Faith tourist: From Easter at the Vatican to a South Pacific church
My fascination with religious observances is ecumenical. I have recited my 'Allahu Akbars,' been blessed at Easter by the pope in St. Peter's Square, and recently attended a service in the South Pacific. Everywhere, I find a universal need for contemplation and self-surrender.
It is said confession is good for the soul, and so I shall “fess up.” I love church hopping, all denominations, observing the diversity with which humankind worships divinity.Skip to next paragraph
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As a journalist, I discovered it was a wonderful way to learn how others think and who people are.
I have visited better than half the cathedrals in Britain, sung “Amazing Grace” in the Plains, Ga., Baptist church with Jimmy Carter, and been blessed by Pope John Paul II in St. Peter’s Square among the throngs on Easter morning.
When I was based in Moscow in the 1980s, there were frequent visits to Russian Orthodox Church services. I fondly recall circling outside a cathedral at midnight one Easter Sunday morning, cradling a candle in a frigid wind, chanting in Russian, “Glory to God, Christ is risen. Truly, truly he has risen.” Such fortitude, joy, and faith amid the cold darkness.
My fascination with religious observances is truly ecumenical. I have recited my “Allahu Akbars” in mosques from Britain to the Palestinian territories, across Iraq, and in Muslim Pakistan. I also keep a Jewish kippa, or yarmulke, in my desk.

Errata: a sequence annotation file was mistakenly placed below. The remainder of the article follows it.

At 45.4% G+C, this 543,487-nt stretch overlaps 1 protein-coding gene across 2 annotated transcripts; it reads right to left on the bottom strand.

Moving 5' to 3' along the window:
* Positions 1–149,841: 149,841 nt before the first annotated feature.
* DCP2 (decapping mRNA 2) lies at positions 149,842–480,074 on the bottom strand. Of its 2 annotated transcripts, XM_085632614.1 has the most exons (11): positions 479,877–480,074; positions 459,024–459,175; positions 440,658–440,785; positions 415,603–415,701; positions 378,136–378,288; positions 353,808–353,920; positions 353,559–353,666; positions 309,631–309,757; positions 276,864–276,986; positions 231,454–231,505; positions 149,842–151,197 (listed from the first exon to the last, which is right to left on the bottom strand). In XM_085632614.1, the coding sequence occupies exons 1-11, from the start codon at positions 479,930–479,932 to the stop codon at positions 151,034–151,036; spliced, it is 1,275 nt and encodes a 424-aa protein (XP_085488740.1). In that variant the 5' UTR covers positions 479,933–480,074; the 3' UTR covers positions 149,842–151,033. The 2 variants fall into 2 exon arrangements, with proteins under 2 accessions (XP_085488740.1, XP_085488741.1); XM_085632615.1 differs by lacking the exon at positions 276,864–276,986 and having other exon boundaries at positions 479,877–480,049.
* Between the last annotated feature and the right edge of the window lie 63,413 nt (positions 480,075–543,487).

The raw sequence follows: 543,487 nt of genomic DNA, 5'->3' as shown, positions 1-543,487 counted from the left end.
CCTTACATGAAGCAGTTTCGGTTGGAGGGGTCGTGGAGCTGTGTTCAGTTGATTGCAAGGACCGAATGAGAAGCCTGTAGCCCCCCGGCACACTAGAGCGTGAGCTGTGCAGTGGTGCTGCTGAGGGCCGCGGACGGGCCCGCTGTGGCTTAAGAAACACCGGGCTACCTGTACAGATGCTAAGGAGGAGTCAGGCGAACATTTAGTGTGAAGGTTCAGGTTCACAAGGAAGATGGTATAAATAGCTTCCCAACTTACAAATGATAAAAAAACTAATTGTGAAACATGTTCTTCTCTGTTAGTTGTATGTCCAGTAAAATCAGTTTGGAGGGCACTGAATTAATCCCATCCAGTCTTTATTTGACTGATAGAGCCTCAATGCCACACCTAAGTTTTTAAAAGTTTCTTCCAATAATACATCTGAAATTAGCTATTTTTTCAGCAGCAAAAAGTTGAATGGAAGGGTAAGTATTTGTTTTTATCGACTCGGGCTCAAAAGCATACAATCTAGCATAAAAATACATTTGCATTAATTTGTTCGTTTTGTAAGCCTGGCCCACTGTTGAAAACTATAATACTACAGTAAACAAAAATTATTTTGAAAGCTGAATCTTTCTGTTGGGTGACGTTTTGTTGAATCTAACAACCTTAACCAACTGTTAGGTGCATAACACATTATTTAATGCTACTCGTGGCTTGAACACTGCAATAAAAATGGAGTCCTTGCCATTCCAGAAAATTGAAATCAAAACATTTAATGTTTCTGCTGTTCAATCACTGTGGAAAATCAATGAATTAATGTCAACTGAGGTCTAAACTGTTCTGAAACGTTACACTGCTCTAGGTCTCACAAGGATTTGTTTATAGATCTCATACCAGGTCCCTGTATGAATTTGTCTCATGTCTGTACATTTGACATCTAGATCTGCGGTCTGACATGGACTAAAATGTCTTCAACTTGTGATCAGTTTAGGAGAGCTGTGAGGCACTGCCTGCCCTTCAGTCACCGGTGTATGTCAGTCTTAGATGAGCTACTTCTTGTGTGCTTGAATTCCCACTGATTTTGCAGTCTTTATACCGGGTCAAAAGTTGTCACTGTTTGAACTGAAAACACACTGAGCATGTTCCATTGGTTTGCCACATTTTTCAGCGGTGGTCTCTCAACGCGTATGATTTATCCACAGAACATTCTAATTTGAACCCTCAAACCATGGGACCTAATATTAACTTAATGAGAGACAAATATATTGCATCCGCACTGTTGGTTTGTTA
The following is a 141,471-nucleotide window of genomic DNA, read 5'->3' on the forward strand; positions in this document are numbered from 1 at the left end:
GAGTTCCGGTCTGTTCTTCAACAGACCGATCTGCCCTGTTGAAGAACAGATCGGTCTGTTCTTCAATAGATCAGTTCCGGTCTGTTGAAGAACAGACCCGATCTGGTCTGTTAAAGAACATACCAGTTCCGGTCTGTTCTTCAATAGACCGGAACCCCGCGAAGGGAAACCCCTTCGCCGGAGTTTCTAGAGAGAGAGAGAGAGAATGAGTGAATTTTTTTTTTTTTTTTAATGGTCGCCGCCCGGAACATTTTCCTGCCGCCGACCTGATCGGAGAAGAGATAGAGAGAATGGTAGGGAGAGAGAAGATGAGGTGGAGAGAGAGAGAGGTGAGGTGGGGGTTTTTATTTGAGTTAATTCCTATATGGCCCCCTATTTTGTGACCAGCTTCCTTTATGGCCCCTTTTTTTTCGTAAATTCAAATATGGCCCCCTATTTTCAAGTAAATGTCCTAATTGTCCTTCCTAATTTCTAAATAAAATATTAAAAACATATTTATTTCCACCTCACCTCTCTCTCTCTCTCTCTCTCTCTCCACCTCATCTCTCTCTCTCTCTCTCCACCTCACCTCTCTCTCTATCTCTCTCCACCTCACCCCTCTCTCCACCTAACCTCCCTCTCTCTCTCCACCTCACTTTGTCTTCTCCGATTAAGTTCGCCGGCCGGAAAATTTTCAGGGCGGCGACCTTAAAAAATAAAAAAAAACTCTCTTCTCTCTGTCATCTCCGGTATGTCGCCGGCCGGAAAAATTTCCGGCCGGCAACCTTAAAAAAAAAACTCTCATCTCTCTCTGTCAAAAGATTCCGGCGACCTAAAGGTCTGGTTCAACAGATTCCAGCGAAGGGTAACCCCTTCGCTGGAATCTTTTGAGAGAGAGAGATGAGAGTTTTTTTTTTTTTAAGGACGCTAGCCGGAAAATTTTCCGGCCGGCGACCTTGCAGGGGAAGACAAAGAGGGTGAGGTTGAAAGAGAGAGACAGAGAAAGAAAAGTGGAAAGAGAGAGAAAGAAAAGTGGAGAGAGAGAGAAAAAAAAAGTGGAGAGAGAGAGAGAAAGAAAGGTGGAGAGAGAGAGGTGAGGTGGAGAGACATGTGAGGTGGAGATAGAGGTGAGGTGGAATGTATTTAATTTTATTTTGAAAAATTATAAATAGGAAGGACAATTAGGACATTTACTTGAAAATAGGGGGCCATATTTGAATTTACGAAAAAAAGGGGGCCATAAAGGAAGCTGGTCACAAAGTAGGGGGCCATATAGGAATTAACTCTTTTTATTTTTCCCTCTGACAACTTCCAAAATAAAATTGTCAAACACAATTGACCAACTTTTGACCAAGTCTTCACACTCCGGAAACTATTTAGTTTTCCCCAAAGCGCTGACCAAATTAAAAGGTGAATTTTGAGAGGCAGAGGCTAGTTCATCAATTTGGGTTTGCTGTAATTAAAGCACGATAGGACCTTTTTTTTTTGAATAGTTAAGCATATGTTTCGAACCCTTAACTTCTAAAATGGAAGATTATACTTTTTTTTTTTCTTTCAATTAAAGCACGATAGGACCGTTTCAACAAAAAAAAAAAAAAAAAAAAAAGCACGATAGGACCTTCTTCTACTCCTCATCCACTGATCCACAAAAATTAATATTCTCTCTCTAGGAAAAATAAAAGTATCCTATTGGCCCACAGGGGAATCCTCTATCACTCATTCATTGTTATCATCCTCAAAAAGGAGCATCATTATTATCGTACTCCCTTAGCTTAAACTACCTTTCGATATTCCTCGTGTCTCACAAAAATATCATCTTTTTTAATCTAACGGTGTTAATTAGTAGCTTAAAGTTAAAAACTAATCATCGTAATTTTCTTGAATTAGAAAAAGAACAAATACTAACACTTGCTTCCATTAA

Worship services offer unique windows on cultures that can sometimes appear veiled to foreigners. You can gauge the influence women have in a society by where they sit in synagogues, mosques, and churches. It’s pretty easy to discern the haves versus have-nots by where people sit, stand, or kneel in parishes, mosques, and temples.
Wherever people of any faith gather there usually surfaces an almost universal need for moments of contemplation, self-surrender. It is as if the adherents of any faith are welcoming a quiet respite from our constant obsession with egos and self.
Sometimes churches are good theater as well. But attending churches new to me is never less than a theological adventure.
For one thing, I wanted to learn why a large majority of native Polynesians were Protestant in an overseas territory of largely Roman Catholic France. It turns out that in the early 19th century, British Protestant missionaries got there first.